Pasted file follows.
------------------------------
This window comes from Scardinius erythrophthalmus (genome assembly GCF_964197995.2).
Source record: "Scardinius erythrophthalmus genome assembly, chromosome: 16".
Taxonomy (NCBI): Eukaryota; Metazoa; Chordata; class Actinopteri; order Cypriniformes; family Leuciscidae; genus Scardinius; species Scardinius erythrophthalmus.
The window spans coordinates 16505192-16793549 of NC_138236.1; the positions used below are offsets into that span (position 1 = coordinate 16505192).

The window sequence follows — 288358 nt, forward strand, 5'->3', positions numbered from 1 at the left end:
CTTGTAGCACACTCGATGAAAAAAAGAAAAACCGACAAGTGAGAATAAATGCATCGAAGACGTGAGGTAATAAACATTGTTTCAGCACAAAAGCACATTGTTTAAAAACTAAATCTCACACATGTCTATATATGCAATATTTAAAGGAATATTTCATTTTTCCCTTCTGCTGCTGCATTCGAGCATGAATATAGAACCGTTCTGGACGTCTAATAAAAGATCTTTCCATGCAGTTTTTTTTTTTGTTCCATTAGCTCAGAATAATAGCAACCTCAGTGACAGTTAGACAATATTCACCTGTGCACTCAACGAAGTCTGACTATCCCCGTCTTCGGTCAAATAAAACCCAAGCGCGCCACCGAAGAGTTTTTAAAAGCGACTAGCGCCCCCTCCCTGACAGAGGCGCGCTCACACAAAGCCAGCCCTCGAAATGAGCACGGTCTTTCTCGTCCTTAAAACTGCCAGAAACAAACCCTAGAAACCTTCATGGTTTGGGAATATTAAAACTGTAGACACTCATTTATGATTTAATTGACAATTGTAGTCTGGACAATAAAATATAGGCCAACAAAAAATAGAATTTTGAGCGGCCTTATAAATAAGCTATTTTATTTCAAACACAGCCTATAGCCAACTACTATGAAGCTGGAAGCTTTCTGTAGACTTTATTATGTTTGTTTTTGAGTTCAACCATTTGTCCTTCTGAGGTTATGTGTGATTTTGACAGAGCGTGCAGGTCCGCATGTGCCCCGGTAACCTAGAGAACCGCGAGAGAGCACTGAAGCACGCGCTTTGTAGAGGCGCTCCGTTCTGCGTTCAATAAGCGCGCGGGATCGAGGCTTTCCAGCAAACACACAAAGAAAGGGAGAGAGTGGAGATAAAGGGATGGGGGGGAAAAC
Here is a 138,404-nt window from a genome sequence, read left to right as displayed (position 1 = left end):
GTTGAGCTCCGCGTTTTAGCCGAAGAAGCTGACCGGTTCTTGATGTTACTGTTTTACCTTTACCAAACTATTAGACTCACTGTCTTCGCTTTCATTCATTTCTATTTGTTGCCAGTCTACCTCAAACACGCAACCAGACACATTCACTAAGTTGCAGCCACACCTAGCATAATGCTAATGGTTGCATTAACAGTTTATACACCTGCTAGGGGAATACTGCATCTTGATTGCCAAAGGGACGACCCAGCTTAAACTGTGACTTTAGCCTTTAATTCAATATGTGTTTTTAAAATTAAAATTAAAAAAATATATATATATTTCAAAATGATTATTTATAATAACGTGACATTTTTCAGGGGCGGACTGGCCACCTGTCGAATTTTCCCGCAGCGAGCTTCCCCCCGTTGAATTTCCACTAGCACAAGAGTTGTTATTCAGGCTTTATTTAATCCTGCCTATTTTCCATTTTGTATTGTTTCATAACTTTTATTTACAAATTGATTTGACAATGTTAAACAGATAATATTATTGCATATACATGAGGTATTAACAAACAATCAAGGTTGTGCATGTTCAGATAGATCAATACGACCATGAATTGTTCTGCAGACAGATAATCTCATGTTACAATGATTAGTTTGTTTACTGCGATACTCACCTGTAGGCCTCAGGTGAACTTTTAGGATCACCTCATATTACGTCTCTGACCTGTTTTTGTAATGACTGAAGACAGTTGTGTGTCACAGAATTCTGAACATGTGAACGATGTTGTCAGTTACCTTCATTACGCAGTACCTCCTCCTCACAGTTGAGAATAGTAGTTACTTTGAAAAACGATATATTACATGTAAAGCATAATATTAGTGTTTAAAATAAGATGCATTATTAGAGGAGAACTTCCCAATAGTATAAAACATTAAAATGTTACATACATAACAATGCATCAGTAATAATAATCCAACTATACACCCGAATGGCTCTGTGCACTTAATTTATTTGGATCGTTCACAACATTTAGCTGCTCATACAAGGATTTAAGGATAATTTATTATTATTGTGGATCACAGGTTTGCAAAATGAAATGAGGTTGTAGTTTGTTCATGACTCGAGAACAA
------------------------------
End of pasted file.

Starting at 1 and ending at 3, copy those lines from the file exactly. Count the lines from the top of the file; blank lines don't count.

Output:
This window comes from Scardinius erythrophthalmus (genome assembly GCF_964197995.2).
Source record: "Scardinius erythrophthalmus genome assembly, chromosome: 16".
Taxonomy (NCBI): Eukaryota; Metazoa; Chordata; class Actinopteri; order Cypriniformes; family Leuciscidae; genus Scardinius; species Scardinius erythrophthalmus.